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Updated 9:50 a.m.
The photo above is a katsu-fried Impossible burger with cabbage slaw on milk bread by Lost Bread Bakery. It’s served with fries that come close to McDonald’s-level perfection, and is wildly delicious. It’s also a pretty good snapshot of Philadelphia food today — and part of the answer to the question of what you do when you run one of the most popular restaurants in Fishtown: Open another, right next door.
More than a year after they announced it, business partners Shawn Darragh and Ben Puchowitz are finally ready to pull back the curtains on Nunu.
Unlike the neighboring Cheu Fishtown and the duo’s other restaurants, which are primed for chaotic excitement with madcap decor and eclectic custom art, the spot at 1414 Frankford Ave. feels somewhat calmer.
That’s on purpose. “We’re trying to slow things down a little here,” Darragh said.
While the sentiment doesn’t necessarily describe the food menu, which includes lots of quick bites like yakitori skewers, flame-grilled vegetables, dressed-up fries and katsu sandos, it does apply to some of the cocktails — the bartender will talk to you while making them — and to the decor.
Billed as a Japanese drinking and snack bar, Nunu’s space is intimate and almost cozy, with the signature red glow of an izakaya warming thousands of centimeter-wide ridges in the hand-milled wood that wraps most of the room.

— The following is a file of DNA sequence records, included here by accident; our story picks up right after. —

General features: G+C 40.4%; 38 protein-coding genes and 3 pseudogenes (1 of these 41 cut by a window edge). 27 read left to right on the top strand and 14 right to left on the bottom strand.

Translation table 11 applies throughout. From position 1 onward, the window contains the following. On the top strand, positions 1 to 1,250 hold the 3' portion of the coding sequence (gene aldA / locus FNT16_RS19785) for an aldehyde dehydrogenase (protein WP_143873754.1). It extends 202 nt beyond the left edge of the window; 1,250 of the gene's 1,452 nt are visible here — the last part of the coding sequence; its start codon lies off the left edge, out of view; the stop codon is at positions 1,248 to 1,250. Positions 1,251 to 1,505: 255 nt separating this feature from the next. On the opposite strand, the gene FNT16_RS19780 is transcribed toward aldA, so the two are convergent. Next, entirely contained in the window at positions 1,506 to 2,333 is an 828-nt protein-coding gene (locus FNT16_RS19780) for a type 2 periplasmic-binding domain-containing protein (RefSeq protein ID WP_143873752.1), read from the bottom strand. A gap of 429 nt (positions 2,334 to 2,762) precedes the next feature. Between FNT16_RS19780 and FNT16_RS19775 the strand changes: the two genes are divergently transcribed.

“The izakaya vibe is that everyone drinks together as equals: salarymen, boss ladies, tourists, friends,” said beverage manager Kelly Brophy. “I think we’re trying to honor that vibe without imitating…It’s tricky.”
There are around 30 seats in the design by Rohe Creative, which size-wise puts the restaurant on par with the original Cheu Noodle Bar in Wash West (Bing Bing Dim Sum on East Passyunk is the pair’s largest). Orange metal bar stools make up a third of Nunu’s seating, while the rest is split between large circular banquettes and a trio of arched-ceiling raised booths along one edge.
A sea of crimson paper lanterns over the bar leads the eye to a chicken sculptured in red neon on the back wall. The blinking bird, an interpretation of Nunu’s logo, points the way to the bathroom — and offers a hint of what to order.
Downstairs in the small kitchen, where the main event is a robatayaki grill, chickens from Lancaster County will be broken down whole and used for all their parts: thighs cubed, salted and strung onto bamboo skewers with scallion; wings confited and tossed with Nashville hot sauce; breasts pounded with panko and sandwiched between two slices of soft milk bread.
Like at his other restaurants, Puchowitz takes inspiration from Asian cultures (in this case, Japan) and then adds his own touches. It’s not authenticity he’s going for, said the chef: “I just want it to taste good.”
In general, bites start at $3 and top out at $16 for a full platter — prices that are purposely accessible. Same philosophy holds true for the drink list, which includes a slew of easy-access, low-ABV highballs on draft plus a curated selection of sake.
Here’s more details on the food and drink you’ll want to try when Nunu opens — target launch date is Monday, Oct. 1.
The whole first section of Puchowitz’s menu is skewers. Available for $3 a pop, options include thigh (with scallion and togarashi spice); koji-marinated breast; chicken meatballs served with raw yolk for dipping; and chicken livers with apple relish.
You can also order a $20 yakitori tasting, which brings all of the above plus some extras, like crispy chicken skin on a stick.